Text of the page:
Published: 24-06-2024 16:28 | Updated: 26-06-2024 13:54

Nicotine in a new guise

Photo: GettyImages

The use of new nicotine products such as white snus and e-cigarettes has increased significantly among young people in Sweden. Marketed as tobacco-free, these products often contain high levels of nicotine and are flavoured in ways that attracts new target groups. But what do we really know about the risks?

Text: Annika Lund, first published in Medical Science No. 2 2024 / Spotlight in new nicotine products

For many years, smoking rates have been declining in Sweden. In 2022, a total of six percent of Swedes reported smoking daily. Approximately the same number smoke occasionally.

In the younger age groups, daily smokers are even fewer, with only 4 percent of 16- to 29-year-olds smoking every day. However, 8 percent of them smoke occasionally, “social smoking”, which is more than in the higher age groups. The highest proportion of daily smokers is found in the oldest age group, 65 to 84 years. All figures are sourced from the Public Health Agency of Sweden's national survey, Health on Equal Terms.

But the scene has changed. A beleaguered tobacco industry has launched new products and is now recruiting new, young customers. It is primarily the white, candy-flavoured snus introduced in Sweden in 2016, that is spreading in schools. E-cigarettes, or vaping, which also reached the Swedish market in the 2010s, have taken hold, particularly among young people.

Photo: GettyImages

Facts: New nicotine products

E-cigarettes or vaping: E-juice, also known as e-liquid, is heated using a battery, and the vapor is inhaled. E-juice comes in various flavours and can contain nicotine or can be nicotine-free. Different e-cigarettes models exist, some with rechargeable batteries and adjustable features like wattage. There are also disposable e-cigarettes that are discharged (with battery) after use.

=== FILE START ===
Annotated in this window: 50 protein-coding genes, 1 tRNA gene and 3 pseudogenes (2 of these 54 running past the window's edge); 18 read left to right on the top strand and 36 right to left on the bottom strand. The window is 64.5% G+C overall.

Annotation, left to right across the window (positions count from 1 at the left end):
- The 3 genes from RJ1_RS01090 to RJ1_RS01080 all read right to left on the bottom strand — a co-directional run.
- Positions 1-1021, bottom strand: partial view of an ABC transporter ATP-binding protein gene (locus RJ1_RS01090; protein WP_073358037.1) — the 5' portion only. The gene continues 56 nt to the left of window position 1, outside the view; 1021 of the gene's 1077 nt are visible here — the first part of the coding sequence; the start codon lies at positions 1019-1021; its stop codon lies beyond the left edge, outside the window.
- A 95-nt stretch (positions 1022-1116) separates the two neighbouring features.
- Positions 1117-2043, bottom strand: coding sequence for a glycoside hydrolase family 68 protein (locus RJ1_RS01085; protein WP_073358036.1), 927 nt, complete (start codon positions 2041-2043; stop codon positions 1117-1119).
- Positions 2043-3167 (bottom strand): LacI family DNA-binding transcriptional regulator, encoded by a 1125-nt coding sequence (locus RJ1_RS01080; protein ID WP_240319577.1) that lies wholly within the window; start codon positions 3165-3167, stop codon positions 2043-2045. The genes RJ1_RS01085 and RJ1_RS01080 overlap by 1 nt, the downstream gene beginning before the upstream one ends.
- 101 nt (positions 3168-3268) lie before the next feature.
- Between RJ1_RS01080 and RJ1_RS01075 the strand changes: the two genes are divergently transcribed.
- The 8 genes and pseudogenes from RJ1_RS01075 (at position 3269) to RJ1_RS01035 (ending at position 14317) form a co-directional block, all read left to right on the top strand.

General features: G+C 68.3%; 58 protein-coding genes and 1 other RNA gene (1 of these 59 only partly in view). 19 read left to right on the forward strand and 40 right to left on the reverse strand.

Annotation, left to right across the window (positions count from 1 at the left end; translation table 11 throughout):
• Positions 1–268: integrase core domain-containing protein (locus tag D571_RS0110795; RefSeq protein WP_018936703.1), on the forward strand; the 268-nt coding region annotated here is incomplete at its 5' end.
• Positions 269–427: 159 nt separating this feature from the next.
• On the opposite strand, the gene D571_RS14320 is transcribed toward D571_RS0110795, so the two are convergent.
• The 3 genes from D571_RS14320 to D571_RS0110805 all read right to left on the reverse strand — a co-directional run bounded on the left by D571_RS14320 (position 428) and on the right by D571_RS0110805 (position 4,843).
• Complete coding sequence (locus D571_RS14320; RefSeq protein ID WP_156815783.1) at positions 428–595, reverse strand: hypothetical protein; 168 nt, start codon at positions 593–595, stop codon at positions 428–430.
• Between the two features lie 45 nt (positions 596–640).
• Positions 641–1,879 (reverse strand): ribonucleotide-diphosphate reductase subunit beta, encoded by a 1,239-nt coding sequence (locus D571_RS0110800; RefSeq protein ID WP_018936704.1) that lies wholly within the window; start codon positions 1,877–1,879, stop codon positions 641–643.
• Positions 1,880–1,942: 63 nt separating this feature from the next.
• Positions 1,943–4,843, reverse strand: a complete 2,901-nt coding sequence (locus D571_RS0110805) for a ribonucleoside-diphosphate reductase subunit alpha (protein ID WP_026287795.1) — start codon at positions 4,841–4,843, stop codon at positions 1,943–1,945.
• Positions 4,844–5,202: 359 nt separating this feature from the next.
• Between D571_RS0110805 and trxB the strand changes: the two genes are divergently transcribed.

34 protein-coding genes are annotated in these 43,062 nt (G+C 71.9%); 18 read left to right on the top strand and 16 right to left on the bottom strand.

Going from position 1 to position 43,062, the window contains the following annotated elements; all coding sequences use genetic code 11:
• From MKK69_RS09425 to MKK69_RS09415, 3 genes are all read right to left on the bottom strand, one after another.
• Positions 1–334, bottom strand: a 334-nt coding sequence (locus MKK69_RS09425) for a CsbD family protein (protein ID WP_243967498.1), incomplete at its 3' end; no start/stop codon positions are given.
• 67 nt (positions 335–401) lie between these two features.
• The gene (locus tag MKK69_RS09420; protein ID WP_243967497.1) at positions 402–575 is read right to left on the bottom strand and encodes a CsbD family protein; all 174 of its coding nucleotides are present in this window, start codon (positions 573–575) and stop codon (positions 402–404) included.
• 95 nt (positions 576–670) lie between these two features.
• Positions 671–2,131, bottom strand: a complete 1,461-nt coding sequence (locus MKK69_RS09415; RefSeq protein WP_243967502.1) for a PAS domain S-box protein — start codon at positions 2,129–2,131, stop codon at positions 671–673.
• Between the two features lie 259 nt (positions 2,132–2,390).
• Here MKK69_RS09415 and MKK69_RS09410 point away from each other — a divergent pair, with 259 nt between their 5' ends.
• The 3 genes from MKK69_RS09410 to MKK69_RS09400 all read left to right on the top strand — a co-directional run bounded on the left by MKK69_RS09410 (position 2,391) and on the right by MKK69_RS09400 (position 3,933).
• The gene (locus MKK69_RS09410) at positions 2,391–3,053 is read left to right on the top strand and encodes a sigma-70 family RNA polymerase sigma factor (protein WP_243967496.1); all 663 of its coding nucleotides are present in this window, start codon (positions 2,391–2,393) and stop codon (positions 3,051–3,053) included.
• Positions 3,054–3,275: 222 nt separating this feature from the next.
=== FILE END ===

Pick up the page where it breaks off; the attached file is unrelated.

White snus, nicotine pouches or nicotine snus: Nicotine levels vary and can be much higher than in brown snus.

Heat-not-burn or heated tobacco products (HTP): These products heat tobacco to produce inhalable vapor.

Source: Tobaksfakta.se and others.

In June 2023, the Public Health Agency of Sweden submitted a report to the government, “Knowledge about the Health Effects of Tobacco and Nicotine Products”. It states that knowledge about new products, such as e-cigarettes and white snus, is limited. However, the Public Health Agency of Sweden writes, while knowledge is being built up, that one must start from what is already known about the harmful substances they contain, primarily nicotine.

Nicotine is a toxic and highly addictive substance. In new tobacco products, such as white snus and e-cigarettes, nicotine is extracted from the tobacco plant. One of the inventors of white snus, Swedish pharmacist Thomas Ericsson, has said in interviews that it is "completely wrong" and "misleading" to call nicotine pouches tobacco-free.

Yet, the term ’tobacco-free snus’ is so established that it has escaped legislation for tobacco products - when the actual tobacco leaves are not included, the Tobacco Act is not deemed to apply. Therefore, until 2022, white snus could be legally sold to individuals under 18 years of age and marketed despite the advertising bans in the Tobacco Act.

Magnus Lundbäck. Photo: Private

Vascular stiffness after vaping

One who early investigated the health effects of the new tobacco products is Magnus Lundbäck, associate professor of cardiology at the Department of Clinical Sciences, Danderyd Hospital. His research career began with studies on how blood vessels are affected by diesel exhaust. With the same methods, he has studied cigarettes, both conventional and vaping.

His first study on e-cigarettes, published in 2016, included 16 infrequent vapers who were asked to puff ten times on an e-cigarette over the course of ten minutes. Various controls were conducted over a 24-hour period. All values were compared with the study participants' own over a 24-hour period when they had not vaped.

One hour after vaping, biomarkers in the blood indicative of vascular damage were found. After 24 hours, however, the levels had returned to normal.